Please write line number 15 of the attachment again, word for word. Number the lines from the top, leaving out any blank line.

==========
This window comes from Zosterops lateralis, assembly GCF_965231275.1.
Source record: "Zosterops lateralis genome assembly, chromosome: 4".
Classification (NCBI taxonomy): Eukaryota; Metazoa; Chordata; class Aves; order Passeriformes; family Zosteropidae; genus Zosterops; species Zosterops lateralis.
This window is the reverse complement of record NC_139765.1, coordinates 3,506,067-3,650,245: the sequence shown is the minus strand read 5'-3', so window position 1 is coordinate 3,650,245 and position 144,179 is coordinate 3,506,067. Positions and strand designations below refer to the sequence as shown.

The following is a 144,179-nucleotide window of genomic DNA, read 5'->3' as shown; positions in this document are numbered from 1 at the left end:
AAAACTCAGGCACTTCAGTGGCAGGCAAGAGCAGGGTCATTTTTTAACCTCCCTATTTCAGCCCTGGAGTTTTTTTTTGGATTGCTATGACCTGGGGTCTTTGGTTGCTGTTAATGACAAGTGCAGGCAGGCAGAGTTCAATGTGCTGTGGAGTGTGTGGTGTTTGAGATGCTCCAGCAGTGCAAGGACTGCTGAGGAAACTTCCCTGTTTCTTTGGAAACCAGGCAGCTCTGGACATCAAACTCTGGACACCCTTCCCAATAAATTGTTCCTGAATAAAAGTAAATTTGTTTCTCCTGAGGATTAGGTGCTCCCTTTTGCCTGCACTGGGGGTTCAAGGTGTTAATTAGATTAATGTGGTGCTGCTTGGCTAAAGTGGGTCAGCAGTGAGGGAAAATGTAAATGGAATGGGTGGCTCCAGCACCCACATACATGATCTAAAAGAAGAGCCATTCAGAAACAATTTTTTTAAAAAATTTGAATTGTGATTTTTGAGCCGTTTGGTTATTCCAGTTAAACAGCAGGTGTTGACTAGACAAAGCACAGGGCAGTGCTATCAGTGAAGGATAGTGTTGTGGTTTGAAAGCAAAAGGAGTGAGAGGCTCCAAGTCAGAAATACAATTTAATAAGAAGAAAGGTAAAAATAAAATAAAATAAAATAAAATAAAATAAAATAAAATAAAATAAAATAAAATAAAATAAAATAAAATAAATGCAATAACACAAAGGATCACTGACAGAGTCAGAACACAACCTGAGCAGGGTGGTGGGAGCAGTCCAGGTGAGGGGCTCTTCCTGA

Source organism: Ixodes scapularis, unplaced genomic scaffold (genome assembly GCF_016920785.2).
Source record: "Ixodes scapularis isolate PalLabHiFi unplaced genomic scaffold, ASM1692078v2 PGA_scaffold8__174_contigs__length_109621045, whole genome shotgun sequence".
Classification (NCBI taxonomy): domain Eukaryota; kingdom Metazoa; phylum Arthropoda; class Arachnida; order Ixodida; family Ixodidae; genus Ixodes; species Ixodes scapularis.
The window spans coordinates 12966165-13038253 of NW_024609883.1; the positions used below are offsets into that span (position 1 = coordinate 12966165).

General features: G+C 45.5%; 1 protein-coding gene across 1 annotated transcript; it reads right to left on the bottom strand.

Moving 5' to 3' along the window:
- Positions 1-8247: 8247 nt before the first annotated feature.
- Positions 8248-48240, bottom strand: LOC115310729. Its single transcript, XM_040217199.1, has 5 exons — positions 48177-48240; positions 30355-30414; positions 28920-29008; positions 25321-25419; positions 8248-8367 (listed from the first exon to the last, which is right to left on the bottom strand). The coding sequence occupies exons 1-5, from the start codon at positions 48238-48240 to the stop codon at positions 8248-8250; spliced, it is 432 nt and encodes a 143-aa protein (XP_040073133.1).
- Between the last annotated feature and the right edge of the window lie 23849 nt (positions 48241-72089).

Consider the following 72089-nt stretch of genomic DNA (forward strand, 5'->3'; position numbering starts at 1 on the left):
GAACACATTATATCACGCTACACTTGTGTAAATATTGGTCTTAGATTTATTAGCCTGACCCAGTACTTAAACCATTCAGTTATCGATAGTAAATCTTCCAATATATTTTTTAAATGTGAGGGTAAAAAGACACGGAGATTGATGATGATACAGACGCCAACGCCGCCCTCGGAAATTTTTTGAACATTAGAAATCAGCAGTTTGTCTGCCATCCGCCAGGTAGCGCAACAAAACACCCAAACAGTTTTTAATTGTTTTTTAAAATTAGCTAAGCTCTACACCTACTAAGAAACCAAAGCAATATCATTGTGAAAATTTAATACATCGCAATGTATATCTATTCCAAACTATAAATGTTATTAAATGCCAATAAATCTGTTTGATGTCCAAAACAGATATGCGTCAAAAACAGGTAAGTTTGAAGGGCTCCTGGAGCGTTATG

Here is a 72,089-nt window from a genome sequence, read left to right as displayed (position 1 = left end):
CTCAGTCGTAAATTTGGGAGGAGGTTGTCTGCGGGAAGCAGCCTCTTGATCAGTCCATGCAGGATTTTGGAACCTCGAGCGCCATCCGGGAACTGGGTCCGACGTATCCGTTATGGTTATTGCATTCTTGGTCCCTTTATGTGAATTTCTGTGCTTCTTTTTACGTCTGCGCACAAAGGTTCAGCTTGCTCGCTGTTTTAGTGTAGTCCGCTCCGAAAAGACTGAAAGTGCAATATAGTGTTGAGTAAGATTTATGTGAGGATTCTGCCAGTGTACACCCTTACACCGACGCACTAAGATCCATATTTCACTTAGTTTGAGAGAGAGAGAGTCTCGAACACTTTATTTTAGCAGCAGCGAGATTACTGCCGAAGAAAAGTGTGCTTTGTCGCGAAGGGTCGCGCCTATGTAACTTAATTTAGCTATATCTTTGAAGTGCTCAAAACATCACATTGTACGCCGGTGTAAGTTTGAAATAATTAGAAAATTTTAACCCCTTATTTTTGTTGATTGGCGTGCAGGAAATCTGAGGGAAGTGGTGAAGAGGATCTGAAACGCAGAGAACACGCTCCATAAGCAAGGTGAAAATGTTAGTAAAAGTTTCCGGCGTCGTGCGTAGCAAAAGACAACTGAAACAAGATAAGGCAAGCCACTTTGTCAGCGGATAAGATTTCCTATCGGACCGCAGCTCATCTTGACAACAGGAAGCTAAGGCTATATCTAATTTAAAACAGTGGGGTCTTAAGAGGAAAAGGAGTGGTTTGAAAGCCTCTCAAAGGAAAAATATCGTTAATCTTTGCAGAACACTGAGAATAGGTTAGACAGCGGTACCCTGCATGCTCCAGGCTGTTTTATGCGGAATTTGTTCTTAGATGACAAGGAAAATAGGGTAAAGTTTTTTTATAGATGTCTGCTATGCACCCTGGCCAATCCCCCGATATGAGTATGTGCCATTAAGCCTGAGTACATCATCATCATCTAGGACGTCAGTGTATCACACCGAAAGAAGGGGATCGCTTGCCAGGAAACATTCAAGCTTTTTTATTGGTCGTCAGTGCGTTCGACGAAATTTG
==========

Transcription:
- Between the last annotated feature and the right edge of the window lie 23849 nt (positions 48241-72089).